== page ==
Jesus must have really enjoyed what He was about to do for Mary. He was about to transform her grief into joy with a single word, her name. “Mary,” He said. And she recognized Jesus instantly when He said her name. Really looking at Him for the first time she shrieked (I imagine), “Teacher!” (v. 16) Then she flew at Him to embrace and worship Him, but tenderly He let her know that He had some business of utmost importance to attend to in heaven. He had postponed that business of the final acceptance of His sacrifice and the salvation of the entire human race in order to see and comfort Mary, but now He really had to go.

First, though, He gave her a mission. She would have needed one right then. She needed an outlet for her joy. So He sent her to the disciples to tell them that He had gone to the Father, (v. 17).

So Mary skipped and ran all the way back to town to announce to the disciples that she had see Jesus and she relayed the message to them, (v. 18). John doesn’t tell us their reaction but Ellen White does in Desire of Ages. They couldn’t accept her message. They couldn’t comprehend resurrection. The Saducees beliefs had them confused. So while heaven rejoiced the disciple mourned the death of Jesus. She goes on to say that Jesus appeared to several more women after His return but still not the disciples. He was giving them the chance to believe without seeing.

 

John 20:1-10

8/27/11 So early Sunday morning that it was still dark, Mary Magdalene came to the tomb. Mary was obviously hit the hardest by the events of the weekend. She could do nothing by being at the tomb at such an hour. The guards wouldn’t let her close even. And yet she had to go. When she arrived, though, to her astonishment, the stone was rolled away, (v. 1).

It doesn’t say whether she went into the tomb, but somehow she knew He wasn’t there, so she may have. She ran back to John and Peter with the report, (v. 2). They both left immediately running, and John points out that he outran Peter, (v. 4). He stopped at the entrance and looked in and saw that it was empty, (v. 5). When Peter arrived he went straight in. What they noticed right away was that the face cloth was not lying with the rest of the grave clothes but was separate and folded or rolled up, (v. 7). Obviously this indicated something profound. Someone removing the body would have not done this. John instantly noted this and believed that Jesus was alive, (v. 8).

They still hadn’t figured out the fact that Jesus was supposed to rise again, (v. 9). Finally, they headed back to their own homes again, surely with minds reeling over this new turn of events. Their hearts must have been nearly bursting with new hope.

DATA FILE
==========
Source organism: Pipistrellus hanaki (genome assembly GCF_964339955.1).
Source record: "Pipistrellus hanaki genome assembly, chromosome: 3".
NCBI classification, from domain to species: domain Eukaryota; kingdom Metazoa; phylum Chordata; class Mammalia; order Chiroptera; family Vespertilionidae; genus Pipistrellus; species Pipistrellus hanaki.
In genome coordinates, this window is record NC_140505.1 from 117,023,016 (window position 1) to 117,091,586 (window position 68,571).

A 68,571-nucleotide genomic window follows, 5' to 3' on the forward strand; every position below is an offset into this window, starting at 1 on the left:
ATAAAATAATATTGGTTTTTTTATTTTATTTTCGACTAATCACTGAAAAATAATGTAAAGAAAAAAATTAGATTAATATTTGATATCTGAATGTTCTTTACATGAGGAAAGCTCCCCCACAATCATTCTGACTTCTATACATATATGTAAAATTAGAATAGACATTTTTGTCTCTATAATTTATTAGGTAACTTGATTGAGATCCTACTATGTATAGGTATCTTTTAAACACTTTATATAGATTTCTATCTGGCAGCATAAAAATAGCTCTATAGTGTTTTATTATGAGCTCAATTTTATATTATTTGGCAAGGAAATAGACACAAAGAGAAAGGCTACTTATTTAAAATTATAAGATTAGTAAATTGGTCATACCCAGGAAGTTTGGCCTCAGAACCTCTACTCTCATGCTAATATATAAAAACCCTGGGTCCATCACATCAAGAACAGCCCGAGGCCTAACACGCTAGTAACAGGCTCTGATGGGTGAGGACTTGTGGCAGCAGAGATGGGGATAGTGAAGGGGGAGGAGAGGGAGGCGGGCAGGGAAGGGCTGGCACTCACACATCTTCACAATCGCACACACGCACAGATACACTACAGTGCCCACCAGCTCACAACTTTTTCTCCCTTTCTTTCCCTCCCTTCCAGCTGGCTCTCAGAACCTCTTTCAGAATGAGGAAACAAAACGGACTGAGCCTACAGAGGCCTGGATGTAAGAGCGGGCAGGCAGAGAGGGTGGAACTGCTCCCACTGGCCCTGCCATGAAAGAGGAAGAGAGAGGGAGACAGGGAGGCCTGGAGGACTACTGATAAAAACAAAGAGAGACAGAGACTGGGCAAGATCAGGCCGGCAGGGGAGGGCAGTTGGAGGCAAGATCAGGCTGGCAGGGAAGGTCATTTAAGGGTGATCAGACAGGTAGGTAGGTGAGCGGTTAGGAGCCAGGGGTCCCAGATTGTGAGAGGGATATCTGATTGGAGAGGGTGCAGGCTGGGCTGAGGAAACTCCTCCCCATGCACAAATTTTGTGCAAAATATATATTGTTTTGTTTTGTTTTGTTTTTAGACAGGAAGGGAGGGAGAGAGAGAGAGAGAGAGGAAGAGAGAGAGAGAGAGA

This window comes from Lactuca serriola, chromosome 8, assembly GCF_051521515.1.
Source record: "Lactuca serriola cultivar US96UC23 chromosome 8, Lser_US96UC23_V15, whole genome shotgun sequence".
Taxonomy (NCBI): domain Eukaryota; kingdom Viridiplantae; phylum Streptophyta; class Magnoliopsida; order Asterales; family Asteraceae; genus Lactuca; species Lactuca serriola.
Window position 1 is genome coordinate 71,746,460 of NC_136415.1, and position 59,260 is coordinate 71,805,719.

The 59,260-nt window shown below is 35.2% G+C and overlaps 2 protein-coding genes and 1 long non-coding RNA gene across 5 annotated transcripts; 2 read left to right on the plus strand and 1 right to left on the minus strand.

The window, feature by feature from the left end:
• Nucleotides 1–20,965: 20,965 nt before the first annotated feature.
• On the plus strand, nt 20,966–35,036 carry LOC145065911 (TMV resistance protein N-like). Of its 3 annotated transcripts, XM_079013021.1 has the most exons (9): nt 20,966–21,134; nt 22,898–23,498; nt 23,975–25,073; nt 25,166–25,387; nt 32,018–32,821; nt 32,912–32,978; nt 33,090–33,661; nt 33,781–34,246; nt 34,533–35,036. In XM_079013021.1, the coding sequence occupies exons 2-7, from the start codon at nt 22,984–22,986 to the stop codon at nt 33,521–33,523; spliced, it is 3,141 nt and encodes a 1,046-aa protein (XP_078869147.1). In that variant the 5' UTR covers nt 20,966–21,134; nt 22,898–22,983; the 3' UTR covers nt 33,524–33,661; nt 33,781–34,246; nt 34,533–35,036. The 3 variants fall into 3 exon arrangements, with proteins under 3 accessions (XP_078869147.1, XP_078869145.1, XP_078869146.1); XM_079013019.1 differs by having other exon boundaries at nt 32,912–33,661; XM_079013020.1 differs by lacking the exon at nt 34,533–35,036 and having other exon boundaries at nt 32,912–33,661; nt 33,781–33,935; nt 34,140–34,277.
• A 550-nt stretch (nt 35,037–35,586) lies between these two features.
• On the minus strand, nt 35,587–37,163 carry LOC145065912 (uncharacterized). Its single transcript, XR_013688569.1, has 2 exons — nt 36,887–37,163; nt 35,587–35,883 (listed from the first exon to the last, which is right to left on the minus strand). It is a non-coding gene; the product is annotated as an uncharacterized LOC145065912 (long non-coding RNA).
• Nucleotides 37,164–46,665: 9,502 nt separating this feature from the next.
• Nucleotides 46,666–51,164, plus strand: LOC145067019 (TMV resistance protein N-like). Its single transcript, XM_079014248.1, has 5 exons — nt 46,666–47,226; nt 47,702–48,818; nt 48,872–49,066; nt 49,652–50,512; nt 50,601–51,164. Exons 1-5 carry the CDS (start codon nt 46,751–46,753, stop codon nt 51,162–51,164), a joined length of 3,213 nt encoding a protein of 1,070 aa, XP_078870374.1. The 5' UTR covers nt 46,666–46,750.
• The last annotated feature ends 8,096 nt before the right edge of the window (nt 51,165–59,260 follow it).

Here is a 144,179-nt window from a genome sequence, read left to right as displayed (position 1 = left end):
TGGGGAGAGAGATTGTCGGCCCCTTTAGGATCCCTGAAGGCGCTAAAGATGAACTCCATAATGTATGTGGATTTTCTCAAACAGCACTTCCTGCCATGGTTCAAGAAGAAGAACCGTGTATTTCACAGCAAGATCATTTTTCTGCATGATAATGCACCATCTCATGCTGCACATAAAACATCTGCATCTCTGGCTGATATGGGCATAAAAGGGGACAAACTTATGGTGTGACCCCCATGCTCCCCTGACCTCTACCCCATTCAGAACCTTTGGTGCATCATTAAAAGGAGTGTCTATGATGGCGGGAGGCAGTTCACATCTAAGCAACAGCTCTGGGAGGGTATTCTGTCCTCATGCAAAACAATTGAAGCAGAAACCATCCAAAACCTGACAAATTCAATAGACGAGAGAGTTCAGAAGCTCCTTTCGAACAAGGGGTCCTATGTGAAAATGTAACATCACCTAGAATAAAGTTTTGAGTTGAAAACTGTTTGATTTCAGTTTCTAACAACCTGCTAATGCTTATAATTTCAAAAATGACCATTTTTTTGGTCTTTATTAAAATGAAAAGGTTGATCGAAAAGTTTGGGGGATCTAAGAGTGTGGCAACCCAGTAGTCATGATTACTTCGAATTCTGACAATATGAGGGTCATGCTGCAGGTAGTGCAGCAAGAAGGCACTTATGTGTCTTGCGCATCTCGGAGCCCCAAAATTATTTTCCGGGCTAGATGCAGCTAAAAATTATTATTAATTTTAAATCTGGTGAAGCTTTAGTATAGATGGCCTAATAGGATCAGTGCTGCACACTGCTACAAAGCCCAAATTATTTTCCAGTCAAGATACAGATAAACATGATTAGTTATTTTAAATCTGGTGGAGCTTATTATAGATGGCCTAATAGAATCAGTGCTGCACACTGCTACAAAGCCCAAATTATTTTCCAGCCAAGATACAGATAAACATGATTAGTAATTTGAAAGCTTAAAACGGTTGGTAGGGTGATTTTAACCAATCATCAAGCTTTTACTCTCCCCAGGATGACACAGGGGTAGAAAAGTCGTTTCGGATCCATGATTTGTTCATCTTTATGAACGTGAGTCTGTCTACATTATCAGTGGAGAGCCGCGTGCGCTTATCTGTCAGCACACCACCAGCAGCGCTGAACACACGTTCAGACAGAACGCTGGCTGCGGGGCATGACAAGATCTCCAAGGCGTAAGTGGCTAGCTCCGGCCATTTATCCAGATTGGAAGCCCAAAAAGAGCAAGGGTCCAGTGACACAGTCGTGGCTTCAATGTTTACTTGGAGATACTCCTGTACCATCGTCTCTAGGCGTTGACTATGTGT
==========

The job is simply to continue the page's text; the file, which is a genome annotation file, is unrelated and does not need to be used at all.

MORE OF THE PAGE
John 19:38-42

8/26/11 Joseph of Arimathea, who had decided that Jesus was who He claimed to be, had not, until now, make public his belief. Now, though, he did. He no longer would fear the Jews and what might happen to him if he publicly declared his belief in Jesus. It’s very interesting that in the very circumstances that were causing the 11 disciples to question whether Jesus could have been who He claimed had convinced Joseph.

So he went to Pilate, which he was apparently influential enough to do, and asked for Jesus’ body. Pilate granted the request, (v. 38).

Nicodemus came to the same conclusions as Joseph. I wonder if they were surprised to find out about each other. Nicodemus brought burial spices in an amount only someone of his wealth could afford, I would guess, (v. 39).

They took Jesus’ body and wrapped it according to their custom, (v. 40). John doesn’t specify that the garden tomb belonged to Joseph. He only mentions that there was a garden and a tomb which had never been used, (v. 41). They didn’t want to encroach on the Sabbath hours so since this tomb was convenient and close they laid Jesus there, (v. 42).

John 19:31-37

8/25/11 They had just murdered the Son of God, but they wanted to be sure not to desecrate His Sabbath by leaving His body hanging on the cross. Terribly ironic. So they asked Pilate to break their legs so they would die faster, (v. 31). Without being able to push up with their legs they would suffocate by their own weight.